Books by Mark Kurlansky

MARK KURLANSKY is the New York Times bestselling and James A. Beard Award—winning author of 1968: The Year That Rocked the World, Salt: A World History, The Basque History of the World, Cod: A Biography of the Fish That Changed the World, The White Man in

Released: July 11, 2013

"An ambitious thematic arc, but the devil's in the details."
Fascinating but flawed, the latest from Kurlansky (Birdseye: The Adventures of a Curious Man, 2012 etc.) suggests that not only was the Martha and the Vandellas' hit the anthem for a time of profound change, but a call to arms for rioting militants in its "invitation across the nation." Read full book review >
BIRDSEYE by Mark Kurlansky
Released: May 8, 2012

"The author notes that Birdseye knew that curiosity is "one essential ingredient" in a fulfilling life; it is a quality that grateful readers also discover in each of Kurlansky's books."
Yes, the frozen-food guy really was named Clarence Birdseye (1886-1956), and the story of his adventures is another satisfying dish from the remarkable menu of the author of Cod (1997), Salt (2002) and other treats. Read full book review >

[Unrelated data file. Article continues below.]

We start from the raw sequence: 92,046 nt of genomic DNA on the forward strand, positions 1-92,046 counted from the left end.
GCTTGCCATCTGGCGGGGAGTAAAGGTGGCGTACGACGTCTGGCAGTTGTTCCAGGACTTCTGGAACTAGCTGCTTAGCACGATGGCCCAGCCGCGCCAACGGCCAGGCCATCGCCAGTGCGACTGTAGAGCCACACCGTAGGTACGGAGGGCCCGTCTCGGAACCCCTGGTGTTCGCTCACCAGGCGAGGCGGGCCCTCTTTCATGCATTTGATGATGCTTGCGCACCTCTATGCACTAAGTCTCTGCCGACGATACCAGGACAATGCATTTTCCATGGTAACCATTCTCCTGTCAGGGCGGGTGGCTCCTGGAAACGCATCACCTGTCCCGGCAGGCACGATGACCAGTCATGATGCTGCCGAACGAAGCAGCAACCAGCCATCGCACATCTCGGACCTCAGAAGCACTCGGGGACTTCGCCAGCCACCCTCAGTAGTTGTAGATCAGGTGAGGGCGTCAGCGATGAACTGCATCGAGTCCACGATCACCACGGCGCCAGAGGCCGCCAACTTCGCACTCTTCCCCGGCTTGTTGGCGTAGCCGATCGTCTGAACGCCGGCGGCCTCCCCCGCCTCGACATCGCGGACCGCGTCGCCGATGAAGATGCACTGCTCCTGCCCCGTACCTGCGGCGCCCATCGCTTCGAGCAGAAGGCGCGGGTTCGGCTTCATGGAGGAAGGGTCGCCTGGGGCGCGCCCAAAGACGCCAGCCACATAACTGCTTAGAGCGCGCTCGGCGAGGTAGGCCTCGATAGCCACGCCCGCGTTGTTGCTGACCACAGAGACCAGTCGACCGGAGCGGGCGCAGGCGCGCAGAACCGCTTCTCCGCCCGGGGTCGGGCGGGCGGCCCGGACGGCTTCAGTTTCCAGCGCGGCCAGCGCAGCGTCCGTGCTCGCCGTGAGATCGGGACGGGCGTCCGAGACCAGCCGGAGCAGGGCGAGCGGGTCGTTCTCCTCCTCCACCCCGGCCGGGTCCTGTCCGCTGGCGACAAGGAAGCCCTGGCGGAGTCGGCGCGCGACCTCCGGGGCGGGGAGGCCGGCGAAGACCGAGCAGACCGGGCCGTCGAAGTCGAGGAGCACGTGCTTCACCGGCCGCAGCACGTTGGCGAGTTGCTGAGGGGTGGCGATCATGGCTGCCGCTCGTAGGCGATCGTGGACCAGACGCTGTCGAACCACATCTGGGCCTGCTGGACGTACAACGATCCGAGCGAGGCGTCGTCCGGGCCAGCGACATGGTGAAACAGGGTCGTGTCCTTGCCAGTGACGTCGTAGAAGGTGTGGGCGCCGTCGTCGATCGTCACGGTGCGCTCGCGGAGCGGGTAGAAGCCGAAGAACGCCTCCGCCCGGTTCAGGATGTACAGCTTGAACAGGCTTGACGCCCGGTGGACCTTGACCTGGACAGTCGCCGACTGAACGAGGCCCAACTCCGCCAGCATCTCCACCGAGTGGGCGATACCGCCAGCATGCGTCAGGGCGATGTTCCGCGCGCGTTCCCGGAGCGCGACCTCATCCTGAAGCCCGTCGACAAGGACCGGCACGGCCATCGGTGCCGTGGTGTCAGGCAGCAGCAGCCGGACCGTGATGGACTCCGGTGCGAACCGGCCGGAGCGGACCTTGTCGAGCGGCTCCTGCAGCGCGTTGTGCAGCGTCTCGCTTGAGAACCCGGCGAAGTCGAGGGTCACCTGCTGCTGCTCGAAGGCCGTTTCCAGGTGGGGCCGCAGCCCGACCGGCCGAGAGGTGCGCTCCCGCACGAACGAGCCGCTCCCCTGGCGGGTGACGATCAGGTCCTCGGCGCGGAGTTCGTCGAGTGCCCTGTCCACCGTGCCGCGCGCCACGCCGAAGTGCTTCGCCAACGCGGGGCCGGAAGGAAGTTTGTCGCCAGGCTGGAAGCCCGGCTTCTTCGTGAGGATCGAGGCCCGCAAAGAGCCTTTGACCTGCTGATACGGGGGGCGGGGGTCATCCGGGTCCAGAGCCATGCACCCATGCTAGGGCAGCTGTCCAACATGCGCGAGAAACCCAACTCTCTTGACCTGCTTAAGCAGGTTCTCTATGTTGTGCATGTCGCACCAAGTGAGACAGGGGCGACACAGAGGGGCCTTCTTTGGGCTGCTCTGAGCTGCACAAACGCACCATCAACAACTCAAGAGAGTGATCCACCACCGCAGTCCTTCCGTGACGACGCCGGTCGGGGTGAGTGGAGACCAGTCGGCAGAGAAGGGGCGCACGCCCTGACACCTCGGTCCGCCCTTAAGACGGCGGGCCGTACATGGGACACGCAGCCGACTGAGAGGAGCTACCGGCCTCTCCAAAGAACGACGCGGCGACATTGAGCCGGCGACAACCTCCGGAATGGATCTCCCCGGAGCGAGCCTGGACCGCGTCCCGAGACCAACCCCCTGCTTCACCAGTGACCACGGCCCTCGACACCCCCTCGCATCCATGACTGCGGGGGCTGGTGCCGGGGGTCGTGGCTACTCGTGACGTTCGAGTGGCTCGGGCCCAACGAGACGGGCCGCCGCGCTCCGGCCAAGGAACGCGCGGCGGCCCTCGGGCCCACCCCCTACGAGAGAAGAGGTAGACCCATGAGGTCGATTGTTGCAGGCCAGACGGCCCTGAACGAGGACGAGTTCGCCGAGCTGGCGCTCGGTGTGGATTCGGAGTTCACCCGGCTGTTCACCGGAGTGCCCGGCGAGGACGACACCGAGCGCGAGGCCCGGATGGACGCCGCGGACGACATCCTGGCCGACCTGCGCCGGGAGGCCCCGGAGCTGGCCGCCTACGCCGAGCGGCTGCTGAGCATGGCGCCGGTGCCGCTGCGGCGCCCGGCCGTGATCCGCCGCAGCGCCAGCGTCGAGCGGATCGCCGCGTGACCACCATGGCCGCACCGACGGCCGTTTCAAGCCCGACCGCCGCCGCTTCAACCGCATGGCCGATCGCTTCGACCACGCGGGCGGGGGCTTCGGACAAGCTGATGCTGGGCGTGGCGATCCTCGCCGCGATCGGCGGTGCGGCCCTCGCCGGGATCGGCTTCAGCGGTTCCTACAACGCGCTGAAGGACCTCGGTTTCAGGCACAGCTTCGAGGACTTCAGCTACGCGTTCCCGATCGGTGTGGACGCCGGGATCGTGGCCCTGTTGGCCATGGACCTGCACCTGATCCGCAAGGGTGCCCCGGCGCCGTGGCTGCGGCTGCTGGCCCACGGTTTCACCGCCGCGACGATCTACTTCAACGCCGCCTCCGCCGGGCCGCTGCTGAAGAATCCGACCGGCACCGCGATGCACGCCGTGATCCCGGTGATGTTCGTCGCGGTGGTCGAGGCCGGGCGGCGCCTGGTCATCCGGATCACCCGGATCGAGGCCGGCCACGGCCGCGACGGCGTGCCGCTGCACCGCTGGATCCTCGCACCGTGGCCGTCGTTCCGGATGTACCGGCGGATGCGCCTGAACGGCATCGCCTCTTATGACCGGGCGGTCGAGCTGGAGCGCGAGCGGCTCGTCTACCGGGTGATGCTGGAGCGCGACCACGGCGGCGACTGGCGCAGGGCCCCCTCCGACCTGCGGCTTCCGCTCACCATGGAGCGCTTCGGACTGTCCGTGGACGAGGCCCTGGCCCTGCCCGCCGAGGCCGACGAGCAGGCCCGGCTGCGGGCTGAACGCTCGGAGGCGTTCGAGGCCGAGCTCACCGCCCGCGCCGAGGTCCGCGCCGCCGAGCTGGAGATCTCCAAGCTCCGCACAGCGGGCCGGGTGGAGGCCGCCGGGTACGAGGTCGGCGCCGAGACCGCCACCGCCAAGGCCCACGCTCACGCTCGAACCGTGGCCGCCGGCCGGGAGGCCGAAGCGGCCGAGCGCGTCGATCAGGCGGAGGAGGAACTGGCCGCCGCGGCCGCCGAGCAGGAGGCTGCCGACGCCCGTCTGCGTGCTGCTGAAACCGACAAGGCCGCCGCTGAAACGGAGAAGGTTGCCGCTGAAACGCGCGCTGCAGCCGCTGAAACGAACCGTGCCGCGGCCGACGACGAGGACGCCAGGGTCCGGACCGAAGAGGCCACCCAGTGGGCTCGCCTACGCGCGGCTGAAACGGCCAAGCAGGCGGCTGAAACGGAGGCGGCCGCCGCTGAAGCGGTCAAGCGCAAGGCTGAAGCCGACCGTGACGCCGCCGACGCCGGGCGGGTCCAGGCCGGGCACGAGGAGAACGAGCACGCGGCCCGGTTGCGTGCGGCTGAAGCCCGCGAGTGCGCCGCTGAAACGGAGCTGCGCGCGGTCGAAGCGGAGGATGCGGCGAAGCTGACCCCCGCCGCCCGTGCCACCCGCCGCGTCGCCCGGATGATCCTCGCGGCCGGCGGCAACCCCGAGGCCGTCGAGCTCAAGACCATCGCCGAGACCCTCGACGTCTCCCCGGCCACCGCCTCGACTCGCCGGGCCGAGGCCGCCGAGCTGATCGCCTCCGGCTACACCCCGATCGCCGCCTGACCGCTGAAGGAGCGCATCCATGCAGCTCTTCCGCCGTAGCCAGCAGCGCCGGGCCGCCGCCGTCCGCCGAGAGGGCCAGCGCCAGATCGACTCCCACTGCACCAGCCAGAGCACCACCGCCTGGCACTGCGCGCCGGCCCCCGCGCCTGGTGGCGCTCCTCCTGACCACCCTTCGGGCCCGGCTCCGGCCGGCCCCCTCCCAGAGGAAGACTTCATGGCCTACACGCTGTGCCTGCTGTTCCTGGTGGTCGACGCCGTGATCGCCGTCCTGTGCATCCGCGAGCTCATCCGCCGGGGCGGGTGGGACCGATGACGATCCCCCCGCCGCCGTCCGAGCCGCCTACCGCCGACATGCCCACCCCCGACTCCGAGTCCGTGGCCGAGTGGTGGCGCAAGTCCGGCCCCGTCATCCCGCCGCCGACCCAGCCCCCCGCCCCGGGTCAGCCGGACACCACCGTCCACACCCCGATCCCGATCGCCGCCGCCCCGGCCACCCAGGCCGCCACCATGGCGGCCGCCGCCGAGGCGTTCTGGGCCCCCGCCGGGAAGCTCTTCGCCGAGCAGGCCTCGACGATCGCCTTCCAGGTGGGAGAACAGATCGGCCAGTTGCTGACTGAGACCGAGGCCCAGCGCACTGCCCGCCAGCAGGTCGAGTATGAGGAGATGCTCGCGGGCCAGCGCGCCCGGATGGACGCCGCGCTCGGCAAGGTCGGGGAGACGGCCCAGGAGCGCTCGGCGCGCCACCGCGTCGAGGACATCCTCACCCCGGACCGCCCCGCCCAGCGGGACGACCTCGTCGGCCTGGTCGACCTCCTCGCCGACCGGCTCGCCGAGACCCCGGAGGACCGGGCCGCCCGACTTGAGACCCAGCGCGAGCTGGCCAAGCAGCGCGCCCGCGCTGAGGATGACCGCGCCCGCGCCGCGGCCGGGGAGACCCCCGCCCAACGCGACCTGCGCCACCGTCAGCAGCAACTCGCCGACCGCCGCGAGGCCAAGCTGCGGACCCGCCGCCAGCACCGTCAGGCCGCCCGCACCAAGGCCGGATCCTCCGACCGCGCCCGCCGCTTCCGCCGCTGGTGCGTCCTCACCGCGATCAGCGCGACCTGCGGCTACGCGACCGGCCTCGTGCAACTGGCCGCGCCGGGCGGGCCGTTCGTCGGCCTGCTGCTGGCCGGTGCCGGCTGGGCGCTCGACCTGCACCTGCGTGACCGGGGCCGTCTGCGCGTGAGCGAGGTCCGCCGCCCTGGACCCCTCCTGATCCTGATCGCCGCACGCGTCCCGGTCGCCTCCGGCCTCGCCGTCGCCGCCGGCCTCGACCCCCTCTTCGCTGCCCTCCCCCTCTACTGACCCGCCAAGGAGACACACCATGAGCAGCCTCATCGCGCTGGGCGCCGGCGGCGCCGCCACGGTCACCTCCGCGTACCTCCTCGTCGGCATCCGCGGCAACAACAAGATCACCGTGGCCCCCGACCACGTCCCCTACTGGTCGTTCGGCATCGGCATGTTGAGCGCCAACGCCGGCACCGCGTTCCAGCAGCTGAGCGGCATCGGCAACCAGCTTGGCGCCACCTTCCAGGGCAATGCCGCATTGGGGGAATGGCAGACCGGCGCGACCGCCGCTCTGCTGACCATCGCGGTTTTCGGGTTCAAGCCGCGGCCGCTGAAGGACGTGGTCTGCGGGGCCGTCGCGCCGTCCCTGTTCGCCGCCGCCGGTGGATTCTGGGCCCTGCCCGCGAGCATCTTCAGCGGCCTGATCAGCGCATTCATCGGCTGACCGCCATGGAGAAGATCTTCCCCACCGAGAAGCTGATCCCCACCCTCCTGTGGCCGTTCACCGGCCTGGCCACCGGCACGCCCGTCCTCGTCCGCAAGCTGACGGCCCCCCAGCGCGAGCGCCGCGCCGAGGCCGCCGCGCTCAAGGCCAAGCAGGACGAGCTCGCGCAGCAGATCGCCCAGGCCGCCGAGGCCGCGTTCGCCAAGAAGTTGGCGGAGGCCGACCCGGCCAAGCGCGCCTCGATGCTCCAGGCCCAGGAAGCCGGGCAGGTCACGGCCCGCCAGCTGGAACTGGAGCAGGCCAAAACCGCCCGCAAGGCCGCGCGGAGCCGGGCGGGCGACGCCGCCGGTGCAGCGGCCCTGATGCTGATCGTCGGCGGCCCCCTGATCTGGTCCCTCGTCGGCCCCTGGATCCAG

BATTLE FATIGUE by Mark Kurlansky
Released: Oct. 25, 2011

"Pair this penetrating examination of a teen's interior process with Walter Dean Myers' Fallen Angels (1988) for a discussion about teens and the Vietnam War. (Historical fiction. 12 & up)"
When Joel declares himself a Conscientious Objector to the Vietnam War, he feels as though his whole life has been leading to this moment. Read full book review >
Released: May 1, 2011

"Two of the chapter titles anticipate two of the likely responses: "So?" and "Huh?""
A conceptual essay collection as parlor game. Read full book review >
WORLD WITHOUT FISH by Mark Kurlansky
Released: April 18, 2011

The author of Cod (1997) successfully provides readers with a frightening look at the looming destruction of the oceans. Read full book review >

EDIBLE STORIES by Mark Kurlansky
Released: Nov. 2, 2010

"A delicious and delectable novel by an award-winning food writer that leaves you wanting more."
Kurlansky (The Eastern Stars: How Baseball Changed the Dominican Town of San Pedro de Macoris, 2010, etc.) dishes up a loosely concatenated novel, each part titled after a food that plays a starring role in that chapter. Read full book review >
Released: April 15, 2010

"Though somewhat elementary in places, a sensitive work that celebrates even as it demythologizes."
The bittersweet tale of San Pedro de Macorís, the struggling Dominican town that has sent 79 players to the Major Leagues since the early 1960s. Read full book review >
Released: June 3, 2008

"A lucent addition to Gloucester's town treasury, featuring a wealth of dramatic stories."
Kurlansky (Nonviolence: 25 Lessons from the History of a Dangerous Idea, 2006, etc.) brings his storytelling élan to the fishing town of Gloucester, Mass. Read full book review >
THE STORY OF SALT by Mark Kurlansky
Released: Sept. 1, 2006

The author of Cod's Tale (2001) again demonstrates a dab hand at recasting his adult work for a younger audience. Read full book review >